Purpose of the study: The purpose of this study was to evaluate the potential value of gallium-68 (Ga-68)-DOTATATE positron emission tomography/computed tomography (PET/CT) in predicting the risk of progression in nonbenign meningioma after definite irradiation. We retrospectively reviewed our patients with meningiomas who had the highest risk of progression: WHO histological Grade II and III tumors and with macroscopic disease as identified in Ga-68-DOTATATE PET/CT. Materials and Methods: Thirteen patients were included in this study. For each tumor, the following quantifiers were measured: maximum and mean standardized uptake volume (SUV), standard deviation, metabolic tumor volume (MTV), total lesion activity, and coefficient of variation. Each of the quantifiers except for maximum SUV was obtained with three different SUV thresholds: muscle based (ms), liver based (liv), and gradient based (gb). The quantifiers were analyzed in univariate Cox model for their prognostic value for progression-free survival (PFS) and overall survival (OS). Results: Mean follow-up of the patients was 28.2 months. The 2-year PFS and OS was 28.1% and 76.9%, respectively. The MTVgbwas a significant predictor for PFS (risk of progression of disease above vs. below the 34 cm3 threshold: 100% vs. 28.3%,P = 0.0003). Clinically, the male sex also influenced PFS (Hazard ratio =13.06; 95% confidence interval: 1.56–109.25;P = 0.018). The mean SUVms(P = 0.041) and SUVgb(P = 0.048) had a prognostic value for predicting the risk of death. Conclusion: Ga-68-DOTATATE PET/CT has potential to predict disease progression in nonbenign meningioma patients. Further prospective studies for validating and standardizing these findings are indicated.
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Metachronous second primary malignancies in known breast cancer patients on 18F-fluoro-2-deoxyglucose positron emission tomography–computerized tomography in a tertiary care Center p. 284
Ranadheer Gupta Manthri, Sai Moulika Jeepalem, VS Krishna Mohan, D Bhargavi, Narendra Hulikal, Tekchand Kalawat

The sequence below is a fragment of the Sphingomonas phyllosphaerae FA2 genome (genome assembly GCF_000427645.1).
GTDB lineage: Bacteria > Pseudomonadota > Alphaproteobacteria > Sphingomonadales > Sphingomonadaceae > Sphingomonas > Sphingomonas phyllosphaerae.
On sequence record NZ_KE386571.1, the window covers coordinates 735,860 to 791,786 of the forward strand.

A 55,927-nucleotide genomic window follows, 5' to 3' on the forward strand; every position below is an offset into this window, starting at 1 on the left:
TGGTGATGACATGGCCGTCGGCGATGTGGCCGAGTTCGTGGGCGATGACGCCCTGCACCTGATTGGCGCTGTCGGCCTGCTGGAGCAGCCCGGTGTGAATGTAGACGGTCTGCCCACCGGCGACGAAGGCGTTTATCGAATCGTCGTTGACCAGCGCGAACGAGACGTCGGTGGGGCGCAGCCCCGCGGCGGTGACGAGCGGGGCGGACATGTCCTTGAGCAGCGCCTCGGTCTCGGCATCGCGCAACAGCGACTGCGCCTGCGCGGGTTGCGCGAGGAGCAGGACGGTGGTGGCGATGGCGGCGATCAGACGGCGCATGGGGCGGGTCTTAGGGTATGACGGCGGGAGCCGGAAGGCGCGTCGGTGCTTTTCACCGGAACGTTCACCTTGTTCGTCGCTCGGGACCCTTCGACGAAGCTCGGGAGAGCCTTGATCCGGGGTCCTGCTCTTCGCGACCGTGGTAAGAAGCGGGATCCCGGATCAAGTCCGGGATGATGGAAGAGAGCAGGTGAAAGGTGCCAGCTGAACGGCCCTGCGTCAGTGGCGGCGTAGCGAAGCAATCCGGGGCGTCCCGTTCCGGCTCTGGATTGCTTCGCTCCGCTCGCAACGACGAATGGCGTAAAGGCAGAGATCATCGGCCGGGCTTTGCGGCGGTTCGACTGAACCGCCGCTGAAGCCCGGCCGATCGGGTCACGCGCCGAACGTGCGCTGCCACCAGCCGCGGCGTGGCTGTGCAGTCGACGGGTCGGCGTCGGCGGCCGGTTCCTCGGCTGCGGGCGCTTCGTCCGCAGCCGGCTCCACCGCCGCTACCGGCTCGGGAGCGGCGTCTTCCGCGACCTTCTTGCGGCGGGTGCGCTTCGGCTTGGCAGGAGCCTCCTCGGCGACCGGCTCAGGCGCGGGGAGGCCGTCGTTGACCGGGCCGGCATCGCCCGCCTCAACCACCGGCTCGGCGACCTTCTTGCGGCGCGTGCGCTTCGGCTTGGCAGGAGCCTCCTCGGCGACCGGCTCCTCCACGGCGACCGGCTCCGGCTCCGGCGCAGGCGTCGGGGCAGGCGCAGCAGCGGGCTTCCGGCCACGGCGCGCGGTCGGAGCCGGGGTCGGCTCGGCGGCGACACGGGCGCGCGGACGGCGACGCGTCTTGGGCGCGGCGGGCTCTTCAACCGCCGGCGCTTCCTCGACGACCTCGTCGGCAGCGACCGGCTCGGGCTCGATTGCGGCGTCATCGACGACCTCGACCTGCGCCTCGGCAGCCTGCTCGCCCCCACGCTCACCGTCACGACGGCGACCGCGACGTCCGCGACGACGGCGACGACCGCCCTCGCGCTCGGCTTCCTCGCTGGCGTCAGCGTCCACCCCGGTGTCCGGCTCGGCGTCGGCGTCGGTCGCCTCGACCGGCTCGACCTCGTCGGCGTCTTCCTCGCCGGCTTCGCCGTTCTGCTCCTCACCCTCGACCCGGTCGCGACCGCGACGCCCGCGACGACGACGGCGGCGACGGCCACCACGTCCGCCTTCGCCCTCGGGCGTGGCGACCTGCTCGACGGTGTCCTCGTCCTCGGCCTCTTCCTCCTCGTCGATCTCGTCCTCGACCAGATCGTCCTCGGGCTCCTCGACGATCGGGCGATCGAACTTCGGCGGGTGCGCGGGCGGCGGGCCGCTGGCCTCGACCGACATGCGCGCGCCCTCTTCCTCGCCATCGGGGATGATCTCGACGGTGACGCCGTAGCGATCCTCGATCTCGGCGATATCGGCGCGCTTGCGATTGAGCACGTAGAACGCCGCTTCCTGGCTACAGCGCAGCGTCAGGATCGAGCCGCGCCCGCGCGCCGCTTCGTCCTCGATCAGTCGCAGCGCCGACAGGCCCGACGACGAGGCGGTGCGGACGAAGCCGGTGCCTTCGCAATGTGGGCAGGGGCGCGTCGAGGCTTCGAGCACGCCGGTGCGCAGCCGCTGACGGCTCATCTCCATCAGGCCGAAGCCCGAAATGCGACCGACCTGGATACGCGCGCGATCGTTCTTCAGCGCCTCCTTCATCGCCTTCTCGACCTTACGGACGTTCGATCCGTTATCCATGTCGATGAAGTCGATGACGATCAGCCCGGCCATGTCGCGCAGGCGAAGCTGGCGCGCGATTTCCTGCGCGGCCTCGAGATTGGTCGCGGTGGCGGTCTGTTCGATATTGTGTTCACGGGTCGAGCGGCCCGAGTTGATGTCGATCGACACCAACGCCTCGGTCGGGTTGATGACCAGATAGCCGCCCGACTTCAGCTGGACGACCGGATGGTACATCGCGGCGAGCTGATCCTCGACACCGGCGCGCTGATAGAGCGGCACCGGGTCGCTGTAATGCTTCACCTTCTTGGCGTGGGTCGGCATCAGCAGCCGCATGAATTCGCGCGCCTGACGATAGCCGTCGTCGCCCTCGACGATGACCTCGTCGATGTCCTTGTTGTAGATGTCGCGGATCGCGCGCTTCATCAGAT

Introduction: Breast cancer is the most common malignancy among women all over the world, which accounts to 25% of all cancers. In known cases of breast cancer, the risk of developing another denovo malignancy is more when compared to low risk groups, which might be due to common environmental risk factors, treatment induced risk factors, Genetic susceptibility for mutations, presence of cancer syndromes or better detection due to close surveillance. Objective: To study the profile of Metachronous 2nd primary malignancies suspected on 18F-FDG PET CT in known Breast cancer patients. In this Retrospective study from January 2014 to April 2018, all the consecutive patients with known Breast cancer, who were referred to Nuclear Medicine department for 18F- FDG PET CT for follow up evaluation were included. Suspected 2nd primary malignancies were correlated with Histopathological examination (HPE). Results: During the study period, a total of 233 Breast cancer patients (all are females), with a mean age of 54.2+13.4 years were studied. On 18F-FDG PET CT scan, suspicion for 2nd primary malignancy was observed in 37 patients. HPE was done in 28/37 patients at the site of suspected lesions. 15/28 were positive for second malignancy, and remaining 13/28 were either a benign pathology or a part of metastatic disease from the primary breast cancer. The sites of 2nd primary malignancies included Contralateral breast in 8/15 (53.3%), Ovary in 2/15 (13.3%), Endometrium in 2/15 (13.3%), Lung in 1/15 (6.6%), Stomach in 1/15 (6.6%) and Urinary bladder in 1/15 (6.6%) patients respectively. The incidence of metachronous 2nd primaries in breast cancer is 67.3 per 1000 breast cancer patients. Conclusion: Metachronous second primary cancers in breast cancer patients are not very rare. A high imaging suspicion on 18F-FDG PET CT helps in early detection of 2nd primary cancer, thereby facilitating early and appropriate management.
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Exploring the role of intraoperative frozen section of the sentinel lymph node in the management of early-staged oral tongue cancers p. 290
Arvind Krishnamurthy, Saket Mittal, Krishna Kumar Ramachandran